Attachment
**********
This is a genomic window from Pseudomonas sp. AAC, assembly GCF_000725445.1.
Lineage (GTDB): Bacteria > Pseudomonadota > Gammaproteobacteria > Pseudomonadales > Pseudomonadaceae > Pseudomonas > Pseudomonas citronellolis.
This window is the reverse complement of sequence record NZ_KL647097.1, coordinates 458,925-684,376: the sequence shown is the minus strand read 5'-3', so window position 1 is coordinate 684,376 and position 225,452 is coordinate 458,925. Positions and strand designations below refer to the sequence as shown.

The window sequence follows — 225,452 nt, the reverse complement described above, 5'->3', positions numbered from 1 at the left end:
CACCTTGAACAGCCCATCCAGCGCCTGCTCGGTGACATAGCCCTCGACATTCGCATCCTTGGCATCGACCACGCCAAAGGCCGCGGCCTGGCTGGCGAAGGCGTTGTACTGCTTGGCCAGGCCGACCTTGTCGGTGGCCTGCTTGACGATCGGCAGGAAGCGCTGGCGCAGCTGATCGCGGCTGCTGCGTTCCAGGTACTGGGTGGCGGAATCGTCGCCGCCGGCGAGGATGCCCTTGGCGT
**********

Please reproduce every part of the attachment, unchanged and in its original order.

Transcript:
This is a genomic window from Pseudomonas sp. AAC, assembly GCF_000725445.1.
Lineage (GTDB): Bacteria > Pseudomonadota > Gammaproteobacteria > Pseudomonadales > Pseudomonadaceae > Pseudomonas > Pseudomonas citronellolis.
This window is the reverse complement of sequence record NZ_KL647097.1, coordinates 458,925-684,376: the sequence shown is the minus strand read 5'-3', so window position 1 is coordinate 684,376 and position 225,452 is coordinate 458,925. Positions and strand designations below refer to the sequence as shown.

The window sequence follows — 225,452 nt, the reverse complement described above, 5'->3', positions numbered from 1 at the left end:
CACCTTGAACAGCCCATCCAGCGCCTGCTCGGTGACATAGCCCTCGACATTCGCATCCTTGGCATCGACCACGCCAAAGGCCGCGGCCTGGCTGGCGAAGGCGTTGTACTGCTTGGCCAGGCCGACCTTGTCGGTGGCCTGCTTGACGATCGGCAGGAAGCGCTGGCGCAGCTGATCGCGGCTGCTGCGTTCCAGGTACTGGGTGGCGGAATCGTCGCCGCCGGCGAGGATGCCCTTGGCGT